My father was much before his time in granting two weeks, less one day, holiday each year. Market day was so busy that the holiday was curtailed by a day to provide what staff was then thought necessary for market days.
My holidays, sometimes with one or more members of the family, gave me the opportunity of visiting the English Lakes, Westt of Scotland, Ireland, North Wales, and so I got a " wander-lust" for further travels. The pleasure of holidays depends largely on your companions and I cannot mention the Pyrenees without thinking of James Henry Rowntree, whose knowledge and enthusiasm for flowers and butterflies made the holidays for me such as they could never have been otherwise. The Cirque de Gavarinie, a glorious circle of high mountain crags with water or ice constantly in evidence from our bedroom window, or again to Brittany and Normandy with the same company, where we saw the Breton Fishermen setting off for the day or the week's fishing, with fine nets for sardines, and the priest giving them a send-off in the early morning, with the prayer, "Help, Lord, Thy sea is so vast and our barque is so small."
Nor, again, can I think of Switzerland without associating the names of Joseph Rowntree, John Wilhelm Rowntree and his wife, Duncan Naish and others. On one occasion we were on the Lake of I.ucerne in light holiday costume. The clouds suddenly lifted from the summit of Pilatus, and four of the party, without further preparation, jumped off the steamboat at the first call, Joseph Rowntree asking us whether we were quite mad. The mountain railway, then driven by steam, took us so far and then paused for a drink, then began to drop backwards, and for a few moments we thought possibly J.R. was right ; however, with many halts and grunts we ploughed on through tunnels and round awkward corners until at last we reached the summit. To attempt to describe the view would be folly. You can think of the finest sunset you have ever seen, of a grand mountain thunderstorm with the echoes resounding, of the finest views of mountain peaks, of a perfect rainbow in the valley below us ; imagine that you had them all on one day and you can, in a measure, realise what a young man felt as he saw for the first time the grandeur of the scene. "We must see the sun set," and so we missed the last train down, and the last boat along the lake. The brightness of the sunset quickly resolved itself into the darkness of the mountain gorges, and on arriving at the foot we found ourselves five miles from Lucerne, where one of our party, Dr. Pierce's wife, was waiting our return. However, partly on foot and later in a trap (our ears caught the sound of a horse and trap, with jingling bells, coming along the road ; we bribed the driver to give us a lift) we reached our journey's end about midnight.
One autumn, during a holiday in Switzerland, Granny and I were staying at the Hotel Wagen, Lucerne; the roofs opposite the hotel were packed closely with swallows on their way to the Sunny South; the next morning the swallows had gone ; in their attempt to fly over the St. Gothard they were caught in a snowstorm and fell down on the ground. The porters at Goeschencn Station shovelled the snow off the lines, and with the snow were fallen swallows. These were put gently with some snow into the trucks. In thirty minutes the train emerged from the tunnel at Arola: the swallows spread their wings and flew south to Italy.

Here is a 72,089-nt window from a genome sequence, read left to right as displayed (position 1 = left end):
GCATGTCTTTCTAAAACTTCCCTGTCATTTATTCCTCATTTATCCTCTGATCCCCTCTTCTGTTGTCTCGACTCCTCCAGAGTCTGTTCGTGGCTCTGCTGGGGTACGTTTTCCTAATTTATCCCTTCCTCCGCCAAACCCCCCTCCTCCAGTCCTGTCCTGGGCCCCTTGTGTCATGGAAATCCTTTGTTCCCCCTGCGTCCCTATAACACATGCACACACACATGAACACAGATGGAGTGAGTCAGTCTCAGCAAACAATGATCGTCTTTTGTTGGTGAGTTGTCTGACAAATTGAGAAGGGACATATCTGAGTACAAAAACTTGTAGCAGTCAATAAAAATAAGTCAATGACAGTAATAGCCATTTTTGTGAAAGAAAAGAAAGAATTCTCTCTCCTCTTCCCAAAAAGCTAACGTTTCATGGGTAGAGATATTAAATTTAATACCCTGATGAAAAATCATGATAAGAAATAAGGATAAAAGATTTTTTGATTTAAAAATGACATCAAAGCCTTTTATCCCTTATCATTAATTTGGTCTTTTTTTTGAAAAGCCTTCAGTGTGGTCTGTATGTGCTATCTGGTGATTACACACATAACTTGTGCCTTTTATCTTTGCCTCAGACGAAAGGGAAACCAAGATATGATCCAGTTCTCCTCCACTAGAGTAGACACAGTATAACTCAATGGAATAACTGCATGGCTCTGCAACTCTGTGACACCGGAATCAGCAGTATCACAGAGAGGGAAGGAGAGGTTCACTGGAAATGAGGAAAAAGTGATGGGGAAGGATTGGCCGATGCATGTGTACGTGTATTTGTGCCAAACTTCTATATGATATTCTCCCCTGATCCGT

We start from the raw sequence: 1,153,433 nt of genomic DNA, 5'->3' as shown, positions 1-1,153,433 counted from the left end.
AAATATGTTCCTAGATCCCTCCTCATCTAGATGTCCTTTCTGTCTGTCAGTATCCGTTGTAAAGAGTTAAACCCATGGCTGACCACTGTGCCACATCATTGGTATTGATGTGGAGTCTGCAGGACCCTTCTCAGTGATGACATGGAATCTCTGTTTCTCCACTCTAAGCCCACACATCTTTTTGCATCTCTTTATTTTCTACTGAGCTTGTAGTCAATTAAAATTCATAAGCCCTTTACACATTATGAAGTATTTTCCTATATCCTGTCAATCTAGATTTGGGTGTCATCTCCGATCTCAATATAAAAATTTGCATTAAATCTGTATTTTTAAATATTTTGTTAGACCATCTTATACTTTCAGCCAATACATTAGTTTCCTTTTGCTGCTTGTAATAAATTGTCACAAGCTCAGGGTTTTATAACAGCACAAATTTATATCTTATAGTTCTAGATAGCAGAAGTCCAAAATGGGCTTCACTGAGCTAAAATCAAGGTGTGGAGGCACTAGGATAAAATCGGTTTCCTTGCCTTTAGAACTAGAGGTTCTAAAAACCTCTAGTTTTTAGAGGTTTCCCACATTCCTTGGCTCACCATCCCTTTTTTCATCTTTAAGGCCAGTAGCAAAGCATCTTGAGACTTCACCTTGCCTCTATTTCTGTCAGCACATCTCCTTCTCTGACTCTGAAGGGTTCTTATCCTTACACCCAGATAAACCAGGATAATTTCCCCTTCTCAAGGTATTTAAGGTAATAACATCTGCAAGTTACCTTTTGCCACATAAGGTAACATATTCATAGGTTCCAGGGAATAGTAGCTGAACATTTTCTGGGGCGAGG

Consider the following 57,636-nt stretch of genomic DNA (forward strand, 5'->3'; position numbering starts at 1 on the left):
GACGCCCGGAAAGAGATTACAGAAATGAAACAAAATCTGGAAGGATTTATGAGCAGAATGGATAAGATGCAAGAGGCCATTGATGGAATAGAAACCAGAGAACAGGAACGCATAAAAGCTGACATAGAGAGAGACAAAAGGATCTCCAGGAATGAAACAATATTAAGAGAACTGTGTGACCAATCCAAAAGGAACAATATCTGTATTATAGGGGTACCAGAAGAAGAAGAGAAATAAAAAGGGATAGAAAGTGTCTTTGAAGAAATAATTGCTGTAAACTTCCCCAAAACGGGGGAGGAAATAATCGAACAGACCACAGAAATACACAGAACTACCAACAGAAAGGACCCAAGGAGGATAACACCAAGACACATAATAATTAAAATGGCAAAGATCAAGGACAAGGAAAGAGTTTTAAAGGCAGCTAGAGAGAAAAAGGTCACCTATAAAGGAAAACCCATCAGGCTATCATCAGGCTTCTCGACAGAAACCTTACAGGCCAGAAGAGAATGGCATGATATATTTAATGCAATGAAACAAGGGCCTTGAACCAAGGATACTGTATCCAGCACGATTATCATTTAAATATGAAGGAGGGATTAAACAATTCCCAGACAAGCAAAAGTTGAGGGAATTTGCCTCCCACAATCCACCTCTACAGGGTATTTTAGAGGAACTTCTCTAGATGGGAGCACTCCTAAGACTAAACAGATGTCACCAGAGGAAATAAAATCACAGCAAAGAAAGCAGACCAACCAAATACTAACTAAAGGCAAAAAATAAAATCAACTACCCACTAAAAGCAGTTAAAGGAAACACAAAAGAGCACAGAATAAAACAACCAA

Early one morning, having had coffee at midnight, a party of four left the Hotel with a guide, lantern in hand, to ascend the Pitzblas mountain. It was a perfect night, the stars shone without any twinkle, as our starting point was over 5,000 feet above sea level. A small tarn, quiet, peaceful and black, reflected the stars perfectly. On we walked until our guide turned off the road on to a path through a Wood ; with a gradual ascent we got through the \wood, by which time the morning light showed the outline of the mountains. It was then 3 o'clock; being June, the sky showed signs of dawn, then, in the perfect stillness of the early morting, the out1ine of the snow was aglow with a golden line along the mountain tops quickly turning to silver, then the lower hills were lighted and morning had come. Up we went until we were walking, alpenstocks in hand, through a snowfield. On the right was the Pitzblas, on the left a precipitous cliff. All was still until, in one moment, a strain of music came to us from the perpendicular cliff. No sign of life, no sound of voices, could we discover; on we tramped, uphill all 'the time; the sound vanished and for half an hour the music was a mystery , until we met a group of musicians, who had been to the summit of the mountain to welcome the sunrise with a blast of trumpets; and we had heard the echo. The view from the summit was grand ; we got out our ordnance maps to name some of the peaks. No single mountain could we name; each seemed in its wrong place. We appealed to our guide, who told us that our maps were wrong. This we did not accept; was it possible that we had been brought up the wrong mountain ? Dr. Pierce, one of our party, tackled the guide, who at last acknowledged that he had brought us up the Rotondura; he craved our forgiveness, offered to take us up the other mountain, and, in the end, gave us the time of our lives, shooting down long fields of snow, "little man," as we used to call it at school when we went down the slide in the playground one behind the other.